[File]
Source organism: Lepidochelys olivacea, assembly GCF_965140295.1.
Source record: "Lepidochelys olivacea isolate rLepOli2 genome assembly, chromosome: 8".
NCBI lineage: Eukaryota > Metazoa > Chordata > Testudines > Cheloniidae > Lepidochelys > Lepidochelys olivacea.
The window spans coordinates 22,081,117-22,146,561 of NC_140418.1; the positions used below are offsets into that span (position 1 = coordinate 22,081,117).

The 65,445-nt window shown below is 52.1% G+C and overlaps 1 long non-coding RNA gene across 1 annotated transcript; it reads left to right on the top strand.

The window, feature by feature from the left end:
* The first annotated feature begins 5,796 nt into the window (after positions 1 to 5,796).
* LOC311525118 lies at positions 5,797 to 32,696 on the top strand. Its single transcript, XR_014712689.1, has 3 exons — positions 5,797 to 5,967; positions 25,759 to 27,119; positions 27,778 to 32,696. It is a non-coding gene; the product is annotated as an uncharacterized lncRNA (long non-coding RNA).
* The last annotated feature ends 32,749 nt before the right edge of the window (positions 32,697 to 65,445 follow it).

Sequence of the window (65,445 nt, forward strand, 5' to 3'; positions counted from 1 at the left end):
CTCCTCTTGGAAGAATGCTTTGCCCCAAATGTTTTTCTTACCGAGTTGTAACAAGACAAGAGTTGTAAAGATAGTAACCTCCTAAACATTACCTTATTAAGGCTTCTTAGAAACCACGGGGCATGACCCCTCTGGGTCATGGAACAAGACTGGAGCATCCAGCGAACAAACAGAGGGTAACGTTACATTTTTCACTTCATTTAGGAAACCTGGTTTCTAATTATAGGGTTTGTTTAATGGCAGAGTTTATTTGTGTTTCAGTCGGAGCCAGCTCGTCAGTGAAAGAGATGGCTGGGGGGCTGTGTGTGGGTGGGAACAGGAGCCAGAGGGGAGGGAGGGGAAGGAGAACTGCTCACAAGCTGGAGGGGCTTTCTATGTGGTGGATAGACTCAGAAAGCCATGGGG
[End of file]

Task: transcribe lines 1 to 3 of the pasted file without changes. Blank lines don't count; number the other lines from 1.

Source organism: Lepidochelys olivacea, assembly GCF_965140295.1.
Source record: "Lepidochelys olivacea isolate rLepOli2 genome assembly, chromosome: 8".
NCBI lineage: Eukaryota > Metazoa > Chordata > Testudines > Cheloniidae > Lepidochelys > Lepidochelys olivacea.